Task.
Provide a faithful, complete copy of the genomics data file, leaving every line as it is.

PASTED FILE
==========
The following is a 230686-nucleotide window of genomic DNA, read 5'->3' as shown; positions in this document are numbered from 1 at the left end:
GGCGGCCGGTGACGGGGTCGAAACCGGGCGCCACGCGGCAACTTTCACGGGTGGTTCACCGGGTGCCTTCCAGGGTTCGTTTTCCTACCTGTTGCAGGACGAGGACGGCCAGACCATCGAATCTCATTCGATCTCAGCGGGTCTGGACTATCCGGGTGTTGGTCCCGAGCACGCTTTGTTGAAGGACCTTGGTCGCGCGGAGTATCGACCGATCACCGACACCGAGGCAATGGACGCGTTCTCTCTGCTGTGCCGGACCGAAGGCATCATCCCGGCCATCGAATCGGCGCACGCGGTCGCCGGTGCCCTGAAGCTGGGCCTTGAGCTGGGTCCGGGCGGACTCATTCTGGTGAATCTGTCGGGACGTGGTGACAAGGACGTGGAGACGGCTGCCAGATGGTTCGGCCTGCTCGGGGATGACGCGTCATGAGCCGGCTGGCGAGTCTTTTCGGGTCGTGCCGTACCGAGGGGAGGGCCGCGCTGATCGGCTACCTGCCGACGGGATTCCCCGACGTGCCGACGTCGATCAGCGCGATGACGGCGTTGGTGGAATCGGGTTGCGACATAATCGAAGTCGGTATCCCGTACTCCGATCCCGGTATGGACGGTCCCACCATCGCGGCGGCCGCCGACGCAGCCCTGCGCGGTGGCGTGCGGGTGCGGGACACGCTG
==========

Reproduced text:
The following is a 230686-nucleotide window of genomic DNA, read 5'->3' as shown; positions in this document are numbered from 1 at the left end:
GGCGGCCGGTGACGGGGTCGAAACCGGGCGCCACGCGGCAACTTTCACGGGTGGTTCACCGGGTGCCTTCCAGGGTTCGTTTTCCTACCTGTTGCAGGACGAGGACGGCCAGACCATCGAATCTCATTCGATCTCAGCGGGTCTGGACTATCCGGGTGTTGGTCCCGAGCACGCTTTGTTGAAGGACCTTGGTCGCGCGGAGTATCGACCGATCACCGACACCGAGGCAATGGACGCGTTCTCTCTGCTGTGCCGGACCGAAGGCATCATCCCGGCCATCGAATCGGCGCACGCGGTCGCCGGTGCCCTGAAGCTGGGCCTTGAGCTGGGTCCGGGCGGACTCATTCTGGTGAATCTGTCGGGACGTGGTGACAAGGACGTGGAGACGGCTGCCAGATGGTTCGGCCTGCTCGGGGATGACGCGTCATGAGCCGGCTGGCGAGTCTTTTCGGGTCGTGCCGTACCGAGGGGAGGGCCGCGCTGATCGGCTACCTGCCGACGGGATTCCCCGACGTGCCGACGTCGATCAGCGCGATGACGGCGTTGGTGGAATCGGGTTGCGACATAATCGAAGTCGGTATCCCGTACTCCGATCCCGGTATGGACGGTCCCACCATCGCGGCGGCCGCCGACGCAGCCCTGCGCGGTGGCGTGCGGGTGCGGGACACGCTG